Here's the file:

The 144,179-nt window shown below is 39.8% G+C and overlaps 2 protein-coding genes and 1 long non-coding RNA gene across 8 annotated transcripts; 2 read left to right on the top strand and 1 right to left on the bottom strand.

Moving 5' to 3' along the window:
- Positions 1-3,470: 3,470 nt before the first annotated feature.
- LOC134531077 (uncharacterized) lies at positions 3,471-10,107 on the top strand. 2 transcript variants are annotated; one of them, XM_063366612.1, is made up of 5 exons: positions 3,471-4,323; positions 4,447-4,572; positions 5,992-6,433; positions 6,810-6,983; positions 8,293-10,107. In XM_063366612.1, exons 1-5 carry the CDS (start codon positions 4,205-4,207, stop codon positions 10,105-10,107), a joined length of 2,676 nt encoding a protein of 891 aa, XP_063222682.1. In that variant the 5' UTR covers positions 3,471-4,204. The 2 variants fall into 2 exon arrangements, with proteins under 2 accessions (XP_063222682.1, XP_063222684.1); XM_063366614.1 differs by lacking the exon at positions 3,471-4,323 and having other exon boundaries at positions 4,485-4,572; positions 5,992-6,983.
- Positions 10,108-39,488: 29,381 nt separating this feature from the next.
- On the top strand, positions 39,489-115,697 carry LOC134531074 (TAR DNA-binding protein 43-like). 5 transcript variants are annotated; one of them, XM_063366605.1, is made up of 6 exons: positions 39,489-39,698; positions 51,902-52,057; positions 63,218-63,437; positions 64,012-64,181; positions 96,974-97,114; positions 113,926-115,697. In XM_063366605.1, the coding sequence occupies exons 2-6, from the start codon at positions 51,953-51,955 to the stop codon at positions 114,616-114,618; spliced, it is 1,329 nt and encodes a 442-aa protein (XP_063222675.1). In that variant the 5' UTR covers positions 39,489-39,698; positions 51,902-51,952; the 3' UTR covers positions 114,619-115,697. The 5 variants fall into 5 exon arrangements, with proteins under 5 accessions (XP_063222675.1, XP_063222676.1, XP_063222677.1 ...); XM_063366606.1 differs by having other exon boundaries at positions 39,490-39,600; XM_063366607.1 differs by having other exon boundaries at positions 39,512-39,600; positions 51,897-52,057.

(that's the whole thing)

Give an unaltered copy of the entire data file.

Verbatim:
The 144,179-nt window shown below is 39.8% G+C and overlaps 2 protein-coding genes and 1 long non-coding RNA gene across 8 annotated transcripts; 2 read left to right on the top strand and 1 right to left on the bottom strand.

Moving 5' to 3' along the window:
- Positions 1-3,470: 3,470 nt before the first annotated feature.
- LOC134531077 (uncharacterized) lies at positions 3,471-10,107 on the top strand. 2 transcript variants are annotated; one of them, XM_063366612.1, is made up of 5 exons: positions 3,471-4,323; positions 4,447-4,572; positions 5,992-6,433; positions 6,810-6,983; positions 8,293-10,107. In XM_063366612.1, exons 1-5 carry the CDS (start codon positions 4,205-4,207, stop codon positions 10,105-10,107), a joined length of 2,676 nt encoding a protein of 891 aa, XP_063222682.1. In that variant the 5' UTR covers positions 3,471-4,204. The 2 variants fall into 2 exon arrangements, with proteins under 2 accessions (XP_063222682.1, XP_063222684.1); XM_063366614.1 differs by lacking the exon at positions 3,471-4,323 and having other exon boundaries at positions 4,485-4,572; positions 5,992-6,983.
- Positions 10,108-39,488: 29,381 nt separating this feature from the next.
- On the top strand, positions 39,489-115,697 carry LOC134531074 (TAR DNA-binding protein 43-like). 5 transcript variants are annotated; one of them, XM_063366605.1, is made up of 6 exons: positions 39,489-39,698; positions 51,902-52,057; positions 63,218-63,437; positions 64,012-64,181; positions 96,974-97,114; positions 113,926-115,697. In XM_063366605.1, the coding sequence occupies exons 2-6, from the start codon at positions 51,953-51,955 to the stop codon at positions 114,616-114,618; spliced, it is 1,329 nt and encodes a 442-aa protein (XP_063222675.1). In that variant the 5' UTR covers positions 39,489-39,698; positions 51,902-51,952; the 3' UTR covers positions 114,619-115,697. The 5 variants fall into 5 exon arrangements, with proteins under 5 accessions (XP_063222675.1, XP_063222676.1, XP_063222677.1 ...); XM_063366606.1 differs by having other exon boundaries at positions 39,490-39,600; XM_063366607.1 differs by having other exon boundaries at positions 39,512-39,600; positions 51,897-52,057.